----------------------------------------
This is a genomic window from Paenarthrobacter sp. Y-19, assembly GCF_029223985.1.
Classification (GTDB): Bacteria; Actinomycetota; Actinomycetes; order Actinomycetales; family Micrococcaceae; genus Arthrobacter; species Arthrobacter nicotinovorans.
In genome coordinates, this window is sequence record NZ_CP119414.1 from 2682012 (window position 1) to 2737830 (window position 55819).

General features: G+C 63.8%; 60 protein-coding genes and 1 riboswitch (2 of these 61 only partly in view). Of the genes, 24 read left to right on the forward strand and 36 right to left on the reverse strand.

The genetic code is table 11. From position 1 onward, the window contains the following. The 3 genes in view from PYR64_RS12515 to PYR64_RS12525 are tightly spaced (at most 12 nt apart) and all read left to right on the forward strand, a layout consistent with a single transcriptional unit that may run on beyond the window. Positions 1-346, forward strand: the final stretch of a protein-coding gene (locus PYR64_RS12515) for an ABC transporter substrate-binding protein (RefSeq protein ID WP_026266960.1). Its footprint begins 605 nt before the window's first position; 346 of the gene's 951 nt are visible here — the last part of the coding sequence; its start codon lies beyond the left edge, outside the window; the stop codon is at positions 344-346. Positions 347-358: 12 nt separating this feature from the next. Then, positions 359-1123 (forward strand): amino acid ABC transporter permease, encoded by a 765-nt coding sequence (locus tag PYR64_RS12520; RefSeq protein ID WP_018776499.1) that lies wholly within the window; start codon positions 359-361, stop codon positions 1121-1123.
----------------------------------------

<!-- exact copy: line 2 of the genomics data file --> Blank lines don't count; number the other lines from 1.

Classification (GTDB): Bacteria; Actinomycetota; Actinomycetes; order Actinomycetales; family Micrococcaceae; genus Arthrobacter; species Arthrobacter nicotinovorans.